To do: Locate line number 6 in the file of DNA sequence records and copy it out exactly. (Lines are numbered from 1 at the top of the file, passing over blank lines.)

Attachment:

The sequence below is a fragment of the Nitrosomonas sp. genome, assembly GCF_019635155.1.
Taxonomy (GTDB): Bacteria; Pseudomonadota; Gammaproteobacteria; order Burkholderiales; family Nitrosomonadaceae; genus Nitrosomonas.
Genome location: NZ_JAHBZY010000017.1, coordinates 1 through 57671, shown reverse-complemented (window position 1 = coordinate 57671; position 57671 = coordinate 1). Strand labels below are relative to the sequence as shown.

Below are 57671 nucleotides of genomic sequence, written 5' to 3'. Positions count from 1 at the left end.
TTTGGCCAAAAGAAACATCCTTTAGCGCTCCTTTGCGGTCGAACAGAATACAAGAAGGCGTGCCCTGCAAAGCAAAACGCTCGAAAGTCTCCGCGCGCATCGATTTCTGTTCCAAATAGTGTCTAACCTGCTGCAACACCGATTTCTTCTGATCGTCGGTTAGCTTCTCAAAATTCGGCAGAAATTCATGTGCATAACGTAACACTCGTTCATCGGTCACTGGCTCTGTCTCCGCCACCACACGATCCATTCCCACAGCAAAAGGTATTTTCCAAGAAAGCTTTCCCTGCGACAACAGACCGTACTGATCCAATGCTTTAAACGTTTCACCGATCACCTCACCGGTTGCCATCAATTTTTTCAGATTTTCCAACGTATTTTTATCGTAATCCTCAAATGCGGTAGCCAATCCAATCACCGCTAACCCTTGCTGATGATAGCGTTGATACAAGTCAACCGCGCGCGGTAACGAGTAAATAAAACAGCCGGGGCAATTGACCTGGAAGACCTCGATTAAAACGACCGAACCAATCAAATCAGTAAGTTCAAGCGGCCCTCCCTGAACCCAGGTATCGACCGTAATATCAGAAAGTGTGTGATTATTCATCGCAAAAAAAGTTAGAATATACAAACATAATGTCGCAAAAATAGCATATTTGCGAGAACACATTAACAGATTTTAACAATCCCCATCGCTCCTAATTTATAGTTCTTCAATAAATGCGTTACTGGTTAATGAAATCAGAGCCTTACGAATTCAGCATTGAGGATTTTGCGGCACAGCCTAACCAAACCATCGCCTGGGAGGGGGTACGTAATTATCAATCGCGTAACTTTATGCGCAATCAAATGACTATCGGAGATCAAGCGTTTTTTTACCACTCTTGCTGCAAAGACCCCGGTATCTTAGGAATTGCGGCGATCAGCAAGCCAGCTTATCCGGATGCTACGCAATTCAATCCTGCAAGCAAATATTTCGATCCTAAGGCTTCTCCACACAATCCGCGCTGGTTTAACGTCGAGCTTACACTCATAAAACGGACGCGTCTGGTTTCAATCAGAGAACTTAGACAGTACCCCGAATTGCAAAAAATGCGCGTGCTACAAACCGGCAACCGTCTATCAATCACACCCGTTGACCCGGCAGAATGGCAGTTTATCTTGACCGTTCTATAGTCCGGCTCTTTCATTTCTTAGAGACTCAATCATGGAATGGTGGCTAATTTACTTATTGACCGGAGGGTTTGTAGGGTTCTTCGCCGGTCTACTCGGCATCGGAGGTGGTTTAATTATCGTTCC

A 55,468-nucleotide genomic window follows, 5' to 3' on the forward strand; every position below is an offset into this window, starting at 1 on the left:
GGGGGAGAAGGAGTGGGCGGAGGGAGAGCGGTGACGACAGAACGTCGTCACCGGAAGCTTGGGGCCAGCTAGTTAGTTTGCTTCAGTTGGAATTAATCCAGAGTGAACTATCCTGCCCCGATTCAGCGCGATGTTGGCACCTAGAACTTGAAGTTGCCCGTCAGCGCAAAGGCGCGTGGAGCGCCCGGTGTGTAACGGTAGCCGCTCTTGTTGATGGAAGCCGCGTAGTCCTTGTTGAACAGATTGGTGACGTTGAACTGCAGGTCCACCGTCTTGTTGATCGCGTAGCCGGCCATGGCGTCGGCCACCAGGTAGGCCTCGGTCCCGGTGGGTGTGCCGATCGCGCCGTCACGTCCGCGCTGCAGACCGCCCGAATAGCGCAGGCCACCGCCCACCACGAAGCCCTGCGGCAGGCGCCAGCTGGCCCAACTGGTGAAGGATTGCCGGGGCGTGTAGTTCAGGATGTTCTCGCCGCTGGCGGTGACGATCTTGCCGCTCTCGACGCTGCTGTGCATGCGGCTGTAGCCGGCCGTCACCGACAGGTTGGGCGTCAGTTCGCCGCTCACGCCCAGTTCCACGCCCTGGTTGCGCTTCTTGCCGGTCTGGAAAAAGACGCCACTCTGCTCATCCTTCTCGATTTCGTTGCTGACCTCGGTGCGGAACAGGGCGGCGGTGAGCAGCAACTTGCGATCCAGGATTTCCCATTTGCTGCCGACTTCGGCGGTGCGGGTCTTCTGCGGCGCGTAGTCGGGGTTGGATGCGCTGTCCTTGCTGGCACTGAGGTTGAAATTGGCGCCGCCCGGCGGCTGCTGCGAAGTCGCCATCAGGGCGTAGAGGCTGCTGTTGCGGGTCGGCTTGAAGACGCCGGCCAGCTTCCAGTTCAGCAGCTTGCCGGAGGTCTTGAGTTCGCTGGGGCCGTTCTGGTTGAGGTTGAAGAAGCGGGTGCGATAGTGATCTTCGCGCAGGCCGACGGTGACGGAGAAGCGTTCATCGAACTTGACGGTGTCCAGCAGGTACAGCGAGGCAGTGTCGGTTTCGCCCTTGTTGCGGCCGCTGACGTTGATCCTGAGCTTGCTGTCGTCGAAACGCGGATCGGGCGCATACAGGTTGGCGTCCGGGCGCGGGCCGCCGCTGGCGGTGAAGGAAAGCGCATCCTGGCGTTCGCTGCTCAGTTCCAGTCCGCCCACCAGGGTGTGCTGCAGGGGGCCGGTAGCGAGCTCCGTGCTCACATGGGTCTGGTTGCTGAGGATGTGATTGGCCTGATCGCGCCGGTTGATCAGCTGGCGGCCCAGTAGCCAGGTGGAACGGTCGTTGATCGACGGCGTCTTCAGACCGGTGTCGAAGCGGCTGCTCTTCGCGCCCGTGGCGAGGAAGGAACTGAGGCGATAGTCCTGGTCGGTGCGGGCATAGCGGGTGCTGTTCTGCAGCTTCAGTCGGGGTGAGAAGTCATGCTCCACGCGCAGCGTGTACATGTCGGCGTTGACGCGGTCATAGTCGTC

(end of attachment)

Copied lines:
A 55,468-nucleotide genomic window follows, 5' to 3' on the forward strand; every position below is an offset into this window, starting at 1 on the left: